6 Travel Tips in Malaysia (For Your Own Safety!)

Travel tips in Malaysia for safety

Danger lurks everywhere, even more so when you’re travelling in a foreign country. While we, the people and the authorities here in Malaysia, tries our best to ensure the safety and satisfaction of all, there’s no denying that trouble can still hit you when you least expect it. So, here are a few travel tips that you can follow to ensure that your trip here is safe, fun and trouble free!

Travel Insurance

During any holiday, you are bound to face some unfortunate situations that can range from medical emergencies, accidents, the lost of belongings or worse, travel documents.

Situations like these can cause pain, the lost of time and money, and not to mention a ruined holiday. A lot of us take these kinds of risk because we hope for the best when we leave for a holiday. We’ve ent on many holidays before, surely this one would also end with no problems what so ever.

No one can predict such situations. Never the less, we can lighten their impact by providing cover for ourselves and family in advance by purchasing travel insurance. If you’ve never bought travel insurance before, we advice you to consider it on your next holiday.

Here are some tips to help you with purchasing travel insurance.

Types of Coverage

If you’re planning on buying travel insurance and are not sure on what contingencies, here are some general ideas:

  • Personal Accidents
  • Medical Expenses
  • Loss of Luggage & Personal Belongings, money and valuables
  • Loss of  Passport/Travel Documents
  • Baggage Delay
  • Travel Delay/cancellation
  • Missed Departure

It is advisable for you to check out the exact details with your preferred travel insurance agents to get a complete picture.

Cost

A question that many would be vacationers will surely have! How much do you have to pay for travel insurance coverage?

The answer is that it depends on what kind of coverage you need. You can get insurance for a one-way journey, for return trips or if you’re a frequent traveller. You can even choose for an annual insurance policy which could save you a lot of money.Once you’ve gotten yourself a travel insurance, here are a few tips to help you decide which travel insurance to buy.

Complete Details

Do not leave out anything important when you’re filling up the application form. These would include booking details, invoice numbers and so on and so forth. Get assistance from your travel agent to help you through the process.

Read Carefully

Read the policy agreement carefully and take note of what kind of coverage is excluded. Then, consider the exclusion carefully and decide whether you really need it or not. The point is that you have to read the agreement very carefully so that you don’t miss out anything important and get a travel insurance that would cover and fulfills all your needs. With the proper insurance coverage, you can go for your holiday with peace of mind.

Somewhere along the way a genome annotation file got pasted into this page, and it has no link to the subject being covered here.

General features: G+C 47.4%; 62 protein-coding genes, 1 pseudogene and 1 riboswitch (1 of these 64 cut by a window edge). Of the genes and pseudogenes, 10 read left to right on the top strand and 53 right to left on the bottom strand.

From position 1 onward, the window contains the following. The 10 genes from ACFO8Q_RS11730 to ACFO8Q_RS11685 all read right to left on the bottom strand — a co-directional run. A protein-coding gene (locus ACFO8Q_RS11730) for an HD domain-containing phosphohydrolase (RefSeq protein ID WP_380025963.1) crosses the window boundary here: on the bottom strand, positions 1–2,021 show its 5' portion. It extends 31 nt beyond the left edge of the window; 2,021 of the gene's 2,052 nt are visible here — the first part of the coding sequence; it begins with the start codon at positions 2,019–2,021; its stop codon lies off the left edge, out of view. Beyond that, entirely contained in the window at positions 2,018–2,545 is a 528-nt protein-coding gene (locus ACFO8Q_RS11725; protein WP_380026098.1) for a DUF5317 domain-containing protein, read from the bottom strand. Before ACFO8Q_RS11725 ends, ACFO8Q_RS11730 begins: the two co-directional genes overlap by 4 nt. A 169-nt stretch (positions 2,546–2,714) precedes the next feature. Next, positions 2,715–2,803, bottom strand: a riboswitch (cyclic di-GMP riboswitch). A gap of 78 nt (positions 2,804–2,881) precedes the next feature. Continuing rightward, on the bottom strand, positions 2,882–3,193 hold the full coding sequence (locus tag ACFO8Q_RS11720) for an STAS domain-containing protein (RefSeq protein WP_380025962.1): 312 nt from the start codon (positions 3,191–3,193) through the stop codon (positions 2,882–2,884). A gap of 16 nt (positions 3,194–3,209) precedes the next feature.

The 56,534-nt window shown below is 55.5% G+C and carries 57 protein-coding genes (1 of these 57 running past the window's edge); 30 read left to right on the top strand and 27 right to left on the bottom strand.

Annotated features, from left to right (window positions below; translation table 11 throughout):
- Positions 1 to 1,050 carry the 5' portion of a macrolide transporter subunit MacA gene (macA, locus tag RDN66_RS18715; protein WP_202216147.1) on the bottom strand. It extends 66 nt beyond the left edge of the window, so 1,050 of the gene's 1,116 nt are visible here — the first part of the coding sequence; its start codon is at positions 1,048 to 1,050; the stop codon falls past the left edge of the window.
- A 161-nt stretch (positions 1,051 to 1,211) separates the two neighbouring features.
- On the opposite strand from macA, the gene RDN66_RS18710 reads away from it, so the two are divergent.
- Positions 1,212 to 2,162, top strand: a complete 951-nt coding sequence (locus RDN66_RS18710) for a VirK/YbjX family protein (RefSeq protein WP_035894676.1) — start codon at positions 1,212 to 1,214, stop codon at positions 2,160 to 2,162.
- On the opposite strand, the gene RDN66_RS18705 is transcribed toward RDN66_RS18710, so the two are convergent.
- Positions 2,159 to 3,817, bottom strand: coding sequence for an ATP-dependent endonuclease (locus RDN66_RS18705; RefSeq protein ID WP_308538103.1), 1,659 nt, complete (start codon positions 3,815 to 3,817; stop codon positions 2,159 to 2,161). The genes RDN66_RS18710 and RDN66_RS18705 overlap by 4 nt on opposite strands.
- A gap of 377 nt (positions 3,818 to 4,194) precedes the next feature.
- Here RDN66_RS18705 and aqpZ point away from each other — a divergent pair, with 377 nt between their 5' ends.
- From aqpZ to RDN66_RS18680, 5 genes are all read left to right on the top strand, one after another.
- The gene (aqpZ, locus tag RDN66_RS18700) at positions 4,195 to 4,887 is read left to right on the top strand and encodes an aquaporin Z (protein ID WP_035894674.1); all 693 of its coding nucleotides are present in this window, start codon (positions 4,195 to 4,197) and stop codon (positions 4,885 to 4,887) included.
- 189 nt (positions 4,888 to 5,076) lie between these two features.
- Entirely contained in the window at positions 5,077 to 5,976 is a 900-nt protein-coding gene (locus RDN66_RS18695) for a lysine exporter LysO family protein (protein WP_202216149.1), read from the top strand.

Taxi Safety

Taxis are a convenient mode of transport for many travellers. Even more so when on vacation, wouldn’t it be better if a taxi were to transport you to an unknown location in the shortest time possible? But then, there is a downside. Especially when it comes to personal safety, fares and safety of personal belongings. With that in mind, here are some taxi safety and general tips to help you travel without a hitch.

Choose Your  Route

Clearly  inform the taxi driver of your preferred route, naturally the cabby would normally use the route he’s familiar with. If you suspect that the driver is purposely using a longer route, do not argue with him. Instead, once you get to your destination, request for the fare receipt and lodge a complaint with the taxi service company or operator for further action.

Foreign Currency

If you don’t have Malaysian Ringgit (MYR) on you, make sure to inform the taxi driver in advance. This way, he/she can bring you to a money changer where you can exchange your cash to the local currency on the way to your destination. Most taxi drivers would be glad to help.

Request Receipt

Remember to always request a fare receipt at the end of your trip and keep it in case you need it for future reference. Your Right to Ride Solo. If you feel uncomfortable riding with strangers, you have the right to reject the driver’s request to pick up passengers along the way.

Book Direct

We encourage you to always book a cab via the taxi call center or their mobile app. You will have to pay an extra RM2 for this service but it almost often ensures that the driver uses the taxi meter.  Also, you will get all the booking information –  the driver’s name, taxi plate number and the driver’s contact number. This way, you can double check the taxi plate number before boarding  it.

Check Your Belongings

Always check the belongings you have with you before boarding the taxi. Don’t bet on recovering your items from the taxi operator’s office unless you’re lucky enough to get an honest driver. If you find that your lost item is lodged at the taxi operator’s office, prepare to pay for the cost of transporting them to your preferred address. Otherwise, you would have to collect them in person.

Meter Usage

Make sure that the cabby uses the taxi fare meter. If the driver refuses to use the meter (unless otherwise agreed to by the passenger), do not argue with the cabby.  Make the payment and get a receipt (or any proof of payment). Let the taxi operator know after your trip for further action.

Confirm Driver’s Identity

Check whether your driver resembles the photo in the driver identification card displayed on the dashboard and whether the taxi number matches the one stated therein. If it doesn’t, just step out and wait for another taxi. We hope these taxi tips would come in handy the next time you decided to take a taxi ride. We wish your next taxi ride a safe and pleasant one.

Alternative

Alternative to taxi, you can use Grab, a ride-hailing service here in Malaysia. Download the app on your mobile phone and you’re good to go.

 

Entry Formalities